1. The angle at which solar radiation strikes a surface dramatically effects the amount of energy received by the surface.
2. Climate zones, seasonal temperature changes & daily temperature changes are largely controlled by changes in the amount of energy received by the sun due to changes in the angle at which solar radiation strikes the surface.
|Dec. 21/22||Jun. 21/22|
For additional background information see Solar Irradiance Brief
In this investigation students will calculate, graph & compare the solar insolation at different latitudes, dates and times of day. While comparing the calculated insolation values, the student will identify cyclic patterns in seasonal and daily insolation at different latitudes. Show all work on your worksheet
Step 1: Calculate the maximum solar insolation received at your school, that is the insolation at noon on the summer solstice on a clear day.
I = S cos Z
Step 2: Use the procedure in step 1 to calculate the insolation values for the table on your worksheet. On a sheet of notebook paper show each calculation and box your answer.
Add the values to your table.
Step 3: Use a different color to graph the insolation values for each of the different latitudes.
(Label each line) Answer the graph interpretation questions on your worksheet.
Step 4: You have now calculated solar insolation changes due to changes in zenith angle. You can also examine changes in total daily insolation at equinox & solstice dates by examining seasonal changes in the duration of solar insolation (length of day). This will allow students to examine not only the rate of insolation (due to angle) but also the duration of daily solar insolation. Get the sunrise and sunset times for your location on the solstice and equinox dates from the internet linked site below. Times at this site are listed as hours and minutes following midnight. Add the values to the table on your worksheet.
GET YOUR SUNRISE / SUNSET TIMES
Step 5: Use your sunrise and sunset times to calculate duration of sunlight for each of the dates. Add your values to the table.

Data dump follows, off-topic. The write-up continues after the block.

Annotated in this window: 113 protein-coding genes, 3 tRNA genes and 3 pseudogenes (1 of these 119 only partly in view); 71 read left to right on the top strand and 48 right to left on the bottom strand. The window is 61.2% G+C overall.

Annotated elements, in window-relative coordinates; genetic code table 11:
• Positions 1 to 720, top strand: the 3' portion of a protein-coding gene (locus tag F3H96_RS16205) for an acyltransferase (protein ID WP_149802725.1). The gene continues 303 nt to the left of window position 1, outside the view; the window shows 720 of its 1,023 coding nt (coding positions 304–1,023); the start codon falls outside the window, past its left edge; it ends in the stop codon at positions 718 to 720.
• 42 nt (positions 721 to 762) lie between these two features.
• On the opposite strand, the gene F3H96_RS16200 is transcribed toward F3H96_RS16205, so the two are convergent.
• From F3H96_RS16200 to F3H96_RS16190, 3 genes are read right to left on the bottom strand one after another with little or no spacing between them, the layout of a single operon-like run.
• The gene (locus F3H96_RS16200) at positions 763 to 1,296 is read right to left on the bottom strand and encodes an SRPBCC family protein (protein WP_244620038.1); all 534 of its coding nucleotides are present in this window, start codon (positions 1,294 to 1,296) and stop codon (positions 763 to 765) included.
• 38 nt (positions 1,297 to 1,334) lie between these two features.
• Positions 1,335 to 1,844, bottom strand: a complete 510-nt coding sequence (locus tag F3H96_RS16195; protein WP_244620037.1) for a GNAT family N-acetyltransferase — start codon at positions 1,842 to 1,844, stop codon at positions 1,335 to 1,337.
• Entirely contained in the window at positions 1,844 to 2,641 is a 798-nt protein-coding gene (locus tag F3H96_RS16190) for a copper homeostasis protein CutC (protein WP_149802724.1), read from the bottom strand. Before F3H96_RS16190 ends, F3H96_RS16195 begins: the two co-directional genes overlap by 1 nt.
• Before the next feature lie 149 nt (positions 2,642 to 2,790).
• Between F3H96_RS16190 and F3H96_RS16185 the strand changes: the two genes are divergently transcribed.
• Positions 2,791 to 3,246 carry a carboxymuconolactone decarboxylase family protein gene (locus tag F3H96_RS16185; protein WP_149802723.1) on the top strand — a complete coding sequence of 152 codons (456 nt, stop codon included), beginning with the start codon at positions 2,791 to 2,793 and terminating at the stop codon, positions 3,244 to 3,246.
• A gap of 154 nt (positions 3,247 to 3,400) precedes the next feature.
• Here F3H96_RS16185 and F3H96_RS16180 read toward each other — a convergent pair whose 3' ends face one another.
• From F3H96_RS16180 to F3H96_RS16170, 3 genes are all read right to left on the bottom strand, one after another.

Step 6: Graph the duration of sunlight for the equinox and solstice dates.
Compare your duration of sunlight graph to your seasonal insolation graph. Describe the relationship between seasonal insolation rate with seasonal insolation duration.
Step 7: Use the procedure in step 1 to calculate the insolation values for your location at the dates and times listed. On a sheet of notebook paper show each calculation and box your answer. In the sunrise and sunset columns fill in the times from your table. Assume that
the insolation value at sunrise and sunset are 0 W / m2.
Step 8: Use a different color to graph the changes in insolation values for each of the different dates. Answer the graph interpretation questions on your worksheet.
Step 9: Now that you have examined solar insolation variations, explain what you have learned by writing your conclusion.
Maryland Core Learning Goals (Science): ES:2:3:1 ES:2:5:1
National Standards (Science): A:3 B:6 D:1
National Standards (Geography): 7:2
National Standards (Mathematics): 9-12 1,1,2,3,4 4:4 9:1
Investigation Discussion and Questions
All investigation calculations and questions appear on the student worksheet. It is suggested that the investigator print a copy of the worksheet and complete it as they go through the activity.
Gregg A. Stickler Lee Kyle
NASA Teacher Ambassador NASA Goddard Space Flight Center
GESSEP Program Distributive Active Archive Center